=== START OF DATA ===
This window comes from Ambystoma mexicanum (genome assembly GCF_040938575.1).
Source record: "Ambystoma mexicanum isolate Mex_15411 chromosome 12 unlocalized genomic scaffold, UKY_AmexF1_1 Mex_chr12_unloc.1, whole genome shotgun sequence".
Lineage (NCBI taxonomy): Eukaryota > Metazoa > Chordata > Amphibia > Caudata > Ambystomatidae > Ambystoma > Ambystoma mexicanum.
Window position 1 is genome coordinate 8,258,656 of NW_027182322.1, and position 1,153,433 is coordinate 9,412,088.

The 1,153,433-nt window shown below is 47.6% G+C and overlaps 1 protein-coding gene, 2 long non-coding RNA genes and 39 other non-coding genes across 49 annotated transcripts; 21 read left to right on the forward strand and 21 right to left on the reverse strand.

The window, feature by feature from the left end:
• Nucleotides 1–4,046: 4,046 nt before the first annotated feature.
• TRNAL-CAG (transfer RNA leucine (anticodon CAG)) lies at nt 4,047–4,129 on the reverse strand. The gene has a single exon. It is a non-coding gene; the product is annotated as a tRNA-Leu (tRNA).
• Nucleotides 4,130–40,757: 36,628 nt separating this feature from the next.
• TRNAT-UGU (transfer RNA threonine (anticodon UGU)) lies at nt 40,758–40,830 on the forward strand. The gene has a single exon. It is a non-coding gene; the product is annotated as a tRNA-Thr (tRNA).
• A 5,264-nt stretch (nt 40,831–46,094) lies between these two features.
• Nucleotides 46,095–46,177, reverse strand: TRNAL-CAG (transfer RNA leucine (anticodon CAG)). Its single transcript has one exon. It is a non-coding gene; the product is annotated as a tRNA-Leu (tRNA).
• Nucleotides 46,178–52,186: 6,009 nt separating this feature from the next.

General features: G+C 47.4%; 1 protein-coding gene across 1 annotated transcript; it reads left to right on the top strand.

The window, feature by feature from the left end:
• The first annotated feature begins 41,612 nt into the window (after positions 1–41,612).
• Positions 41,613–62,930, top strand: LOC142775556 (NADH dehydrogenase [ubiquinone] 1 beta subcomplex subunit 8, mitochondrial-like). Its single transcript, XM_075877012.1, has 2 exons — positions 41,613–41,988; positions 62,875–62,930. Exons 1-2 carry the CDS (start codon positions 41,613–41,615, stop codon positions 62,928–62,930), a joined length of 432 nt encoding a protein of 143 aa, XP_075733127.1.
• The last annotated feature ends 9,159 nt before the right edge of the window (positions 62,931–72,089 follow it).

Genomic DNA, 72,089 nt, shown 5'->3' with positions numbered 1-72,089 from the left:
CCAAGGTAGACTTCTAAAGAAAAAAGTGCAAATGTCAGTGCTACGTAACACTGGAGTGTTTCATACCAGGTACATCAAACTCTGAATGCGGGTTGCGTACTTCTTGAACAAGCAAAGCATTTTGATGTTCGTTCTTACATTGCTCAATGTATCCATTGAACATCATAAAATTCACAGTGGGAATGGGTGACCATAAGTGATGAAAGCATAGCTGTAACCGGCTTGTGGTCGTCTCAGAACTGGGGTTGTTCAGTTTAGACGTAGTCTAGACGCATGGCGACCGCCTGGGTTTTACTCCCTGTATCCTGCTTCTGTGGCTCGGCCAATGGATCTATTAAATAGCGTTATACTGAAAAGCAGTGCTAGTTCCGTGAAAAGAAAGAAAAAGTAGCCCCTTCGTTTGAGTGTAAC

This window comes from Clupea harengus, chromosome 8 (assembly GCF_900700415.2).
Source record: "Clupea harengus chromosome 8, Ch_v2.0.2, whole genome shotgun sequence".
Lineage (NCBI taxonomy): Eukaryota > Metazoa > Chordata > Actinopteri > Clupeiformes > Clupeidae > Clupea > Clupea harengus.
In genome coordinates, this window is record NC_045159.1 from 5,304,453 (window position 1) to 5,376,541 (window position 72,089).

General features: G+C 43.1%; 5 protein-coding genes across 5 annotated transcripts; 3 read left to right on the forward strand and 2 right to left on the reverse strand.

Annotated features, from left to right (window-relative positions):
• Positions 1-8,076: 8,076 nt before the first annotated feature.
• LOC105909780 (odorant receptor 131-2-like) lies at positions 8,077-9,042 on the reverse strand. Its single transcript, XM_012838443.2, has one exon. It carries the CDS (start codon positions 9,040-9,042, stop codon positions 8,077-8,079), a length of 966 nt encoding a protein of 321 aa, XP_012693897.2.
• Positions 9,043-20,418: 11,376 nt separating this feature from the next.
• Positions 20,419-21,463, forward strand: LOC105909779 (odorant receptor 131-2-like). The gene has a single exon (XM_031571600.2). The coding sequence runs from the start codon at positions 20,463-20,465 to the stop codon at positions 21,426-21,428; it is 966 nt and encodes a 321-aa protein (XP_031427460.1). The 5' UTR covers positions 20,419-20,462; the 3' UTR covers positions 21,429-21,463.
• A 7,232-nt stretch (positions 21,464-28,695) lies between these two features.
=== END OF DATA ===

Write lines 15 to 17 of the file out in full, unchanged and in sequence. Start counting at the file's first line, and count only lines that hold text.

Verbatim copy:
The window, feature by feature from the left end:
• The first annotated feature begins 41,612 nt into the window (after positions 1–41,612).
• Positions 41,613–62,930, top strand: LOC142775556 (NADH dehydrogenase [ubiquinone] 1 beta subcomplex subunit 8, mitochondrial-like). Its single transcript, XM_075877012.1, has 2 exons — positions 41,613–41,988; positions 62,875–62,930. Exons 1-2 carry the CDS (start codon positions 41,613–41,615, stop codon positions 62,928–62,930), a joined length of 432 nt encoding a protein of 143 aa, XP_075733127.1.